It wasn’t until after the first couple of demos where Subhuman really started to expand and spin a wider web functionally in the game. With each demo delivering, it could take up to two weeks to hear from the developer (Capcom), they were just listening to the song but meticulously editing and programming into the very early pre-beta stages of the game to see exactly how it felt to play as Dante and did Subhuman fulfill that fantasy. Over the course of about four months composing the song, with every revision I would build out an additional 16 bar section that was just an idea that didn’t make it into my first demo. Then I'd simply ask something along the lines of, “hey, this was an idea at one point but didn’t quite fit into the arrangement of the brief, what do you think of adding this breakdown >>here<<.

Having these open conversations about Subhuman to refine it in order to optimize immersion and player experience, it grew into this amazing collaboration between Capcom and I, sending assets and ideas back and forth until I nearly quadrupled the initial quote of music from about 3 minutes to nearly 10 minutes of a full dynamic immersive battle theme for Dante.

The development didn’t just stop in the demo phase either, guitarist Mark Heylmun was brought in to record guitars in addition to my own. In the recording process, Capcom would ask Mark to add sound effects, dive bombs, guitar solos, scraps, bends, you name it. All of these sounds, solos, and effects were then processed and cut into Dante’s sound set and programmed into the audio engine to yet again increase the variability, reactivity, and dynamism of the gameplay.

HD: Jeff Rona, composer of Crimson Cloud, said that he tried to not use guitars in that track. While Subhuman uses a lot of guitars. Why do you think Capcom wanted such a different sound?

CMJ: I literally couldn’t have enough guitars for Subhuman. When you start a new video game project, every developer has a unique way of conveying their musical ideas and the game’s needs to you. Capcom always has a very detailed and expansive brief that covers early gameplay footage, technical requirements, notes about the musical system, plot points (without spoilers of course! Composers should never be trusted with spoilers -- ha!), and a very detailed written description of what they want for the music. In the first three sentences alone the words 'heavy', 'aggressive', 'metal', 'guitar', and 'synth' were used about four to five times each, along with phrases like 'requiem choir' and 'brain-shaking synths that feel like death'. These are all of course translated from Japanese so a lot of their original intention and sentiment can be literally lost in translation, so it’s my job to dig a bit deeper and begin a conversation through musical feedback.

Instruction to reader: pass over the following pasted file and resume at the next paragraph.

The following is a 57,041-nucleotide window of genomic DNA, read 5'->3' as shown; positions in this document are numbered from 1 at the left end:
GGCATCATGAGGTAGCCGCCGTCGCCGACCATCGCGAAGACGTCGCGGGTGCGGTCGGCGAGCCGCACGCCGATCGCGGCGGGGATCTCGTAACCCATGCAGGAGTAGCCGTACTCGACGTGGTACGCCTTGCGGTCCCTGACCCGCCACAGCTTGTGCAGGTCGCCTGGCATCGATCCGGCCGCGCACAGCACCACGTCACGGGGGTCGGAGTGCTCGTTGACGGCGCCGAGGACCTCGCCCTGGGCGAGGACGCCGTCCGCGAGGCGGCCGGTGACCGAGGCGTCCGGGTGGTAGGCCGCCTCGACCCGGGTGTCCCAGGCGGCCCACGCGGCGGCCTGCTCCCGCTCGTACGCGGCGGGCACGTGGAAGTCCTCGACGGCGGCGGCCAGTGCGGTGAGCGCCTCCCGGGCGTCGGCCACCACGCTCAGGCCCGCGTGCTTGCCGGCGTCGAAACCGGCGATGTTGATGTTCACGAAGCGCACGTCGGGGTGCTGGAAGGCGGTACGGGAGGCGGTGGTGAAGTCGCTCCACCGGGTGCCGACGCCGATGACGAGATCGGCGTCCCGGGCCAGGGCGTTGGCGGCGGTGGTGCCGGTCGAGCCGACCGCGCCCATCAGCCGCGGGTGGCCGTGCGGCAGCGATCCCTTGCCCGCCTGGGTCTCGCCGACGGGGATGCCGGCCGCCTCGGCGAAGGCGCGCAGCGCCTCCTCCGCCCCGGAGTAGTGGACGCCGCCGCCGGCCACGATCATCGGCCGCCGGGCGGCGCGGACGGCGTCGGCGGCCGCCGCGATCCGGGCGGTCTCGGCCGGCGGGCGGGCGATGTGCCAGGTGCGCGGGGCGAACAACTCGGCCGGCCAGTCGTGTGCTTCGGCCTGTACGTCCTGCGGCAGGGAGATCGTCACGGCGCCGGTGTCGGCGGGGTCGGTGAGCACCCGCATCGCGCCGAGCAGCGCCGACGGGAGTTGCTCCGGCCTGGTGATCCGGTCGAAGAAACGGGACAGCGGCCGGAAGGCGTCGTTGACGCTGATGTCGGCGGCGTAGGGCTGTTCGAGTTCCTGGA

Fortunately, they were very clear and receptive to my ideas and yes, you’re absolutely correct Subhuman ended using a lot of guitars.

For Devil May Cry 5, there are three distinct and very different (both characteristic and stylistic) playable characters. In previous canonical games in the franchise, heavy darker elements and lighter, fun, playful elements in the story and dialogue are represented by a musical balance of metal, rock, industrial sounds and EDM, breakbeats, and up-tempo grooves. In Devil May Cry 5, there was a unique opportunity for the first time in the franchise to make a clear separation between the characters' identity musically and create a battle theme for each that is uniquely fresh while also still existing under the sonic guise of the Devil May Cry franchise.

HD: Subhuman is Dante’s battle theme. What do you think was the most important message to convey with the lyrics about the character?

CMJ: As any story-line progresses, it's inherent that characters change as they grow older, and Devil May Cry 5 was an opportunity to show Dante in a different light. There are a few key moments in the game (spoiler free!) where Dante struggles with concepts that have always aligned with the franchise: family, inner demons, and as a nephilim the struggle of light and dark. Subhuman was a chance, musically and lyrically, to represent Dante’s arc in Devil May Cry 5, leaning a bit closer to his inner devil rather than his inner angel.

Though not literal, one of the big ideas for the lyrics was a metaphorical conversation Dante would have with himself and the world around him -- attempting to keep the demons inside withheld and ultimately embracing the truth of his reality and using it as a weapon to defeat the onslaught of demons before him.

HD: What has been one of your favorite horror video games in the past 5 years?

CMJ: Straight up horror games are really hard for me to play - same goes for horror movies or TV shows. I can’t play or watch them alone! I’ve always been the guy who watches people play Fear, Resident Evil, or The Evil Within from a distance. When we were recording Subhuman, Michiteru Okabe, the producer on Devil May Cry 5, was visiting Los Angeles and gifted me a copy of his recent title Resident Evil: Revelations 2, which I have really enjoyed playing! As a cooperative game it has been the perfect way to share that horror with someone else and inch through the game.